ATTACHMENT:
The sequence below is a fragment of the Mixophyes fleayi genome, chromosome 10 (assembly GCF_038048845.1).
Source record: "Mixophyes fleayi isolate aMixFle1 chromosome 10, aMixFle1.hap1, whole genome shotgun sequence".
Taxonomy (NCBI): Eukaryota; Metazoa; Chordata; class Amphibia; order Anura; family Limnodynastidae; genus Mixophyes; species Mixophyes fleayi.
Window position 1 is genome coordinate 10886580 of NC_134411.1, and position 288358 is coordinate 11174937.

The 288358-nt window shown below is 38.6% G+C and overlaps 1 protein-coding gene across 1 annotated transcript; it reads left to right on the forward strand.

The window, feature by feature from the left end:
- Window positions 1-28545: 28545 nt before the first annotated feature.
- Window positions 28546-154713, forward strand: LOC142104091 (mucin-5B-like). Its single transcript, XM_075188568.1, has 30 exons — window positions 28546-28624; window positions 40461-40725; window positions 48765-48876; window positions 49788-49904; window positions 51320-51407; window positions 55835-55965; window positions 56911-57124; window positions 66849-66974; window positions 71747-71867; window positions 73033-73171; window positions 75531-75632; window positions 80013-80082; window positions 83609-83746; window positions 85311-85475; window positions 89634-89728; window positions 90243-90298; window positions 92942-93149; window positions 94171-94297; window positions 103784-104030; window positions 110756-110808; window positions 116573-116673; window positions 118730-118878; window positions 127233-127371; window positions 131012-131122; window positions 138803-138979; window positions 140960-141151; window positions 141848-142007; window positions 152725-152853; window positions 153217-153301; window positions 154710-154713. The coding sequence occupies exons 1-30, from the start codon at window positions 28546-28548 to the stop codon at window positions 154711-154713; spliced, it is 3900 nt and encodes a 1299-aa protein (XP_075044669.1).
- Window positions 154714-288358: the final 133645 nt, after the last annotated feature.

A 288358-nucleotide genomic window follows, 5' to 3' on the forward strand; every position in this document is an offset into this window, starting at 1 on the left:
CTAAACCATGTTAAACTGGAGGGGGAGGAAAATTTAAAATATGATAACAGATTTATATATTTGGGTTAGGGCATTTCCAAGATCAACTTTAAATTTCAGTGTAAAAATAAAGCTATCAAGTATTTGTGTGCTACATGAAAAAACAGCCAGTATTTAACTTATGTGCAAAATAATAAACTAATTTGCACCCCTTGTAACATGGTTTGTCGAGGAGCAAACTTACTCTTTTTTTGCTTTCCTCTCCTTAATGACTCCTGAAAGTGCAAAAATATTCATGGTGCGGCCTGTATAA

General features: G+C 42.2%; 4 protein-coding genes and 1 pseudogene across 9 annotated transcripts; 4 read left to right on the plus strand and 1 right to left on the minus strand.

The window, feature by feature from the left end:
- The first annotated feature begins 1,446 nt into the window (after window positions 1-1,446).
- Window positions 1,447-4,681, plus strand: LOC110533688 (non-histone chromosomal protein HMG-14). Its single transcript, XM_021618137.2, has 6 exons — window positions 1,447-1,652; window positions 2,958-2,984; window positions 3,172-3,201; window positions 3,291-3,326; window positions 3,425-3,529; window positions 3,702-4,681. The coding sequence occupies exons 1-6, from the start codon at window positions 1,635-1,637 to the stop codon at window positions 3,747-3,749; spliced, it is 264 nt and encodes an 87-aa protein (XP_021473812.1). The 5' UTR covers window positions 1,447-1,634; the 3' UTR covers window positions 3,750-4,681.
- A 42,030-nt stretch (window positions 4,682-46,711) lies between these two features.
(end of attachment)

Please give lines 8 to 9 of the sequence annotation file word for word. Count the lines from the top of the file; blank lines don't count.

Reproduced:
- Window positions 28546-154713, forward strand: LOC142104091 (mucin-5B-like). Its single transcript, XM_075188568.1, has 30 exons — window positions 28546-28624; window positions 40461-40725; window positions 48765-48876; window positions 49788-49904; window positions 51320-51407; window positions 55835-55965; window positions 56911-57124; window positions 66849-66974; window positions 71747-71867; window positions 73033-73171; window positions 75531-75632; window positions 80013-80082; window positions 83609-83746; window positions 85311-85475; window positions 89634-89728; window positions 90243-90298; window positions 92942-93149; window positions 94171-94297; window positions 103784-104030; window positions 110756-110808; window positions 116573-116673; window positions 118730-118878; window positions 127233-127371; window positions 131012-131122; window positions 138803-138979; window positions 140960-141151; window positions 141848-142007; window positions 152725-152853; window positions 153217-153301; window positions 154710-154713. The coding sequence occupies exons 1-30, from the start codon at window positions 28546-28548 to the stop codon at window positions 154711-154713; spliced, it is 3900 nt and encodes a 1299-aa protein (XP_075044669.1).
- Window positions 154714-288358: the final 133645 nt, after the last annotated feature.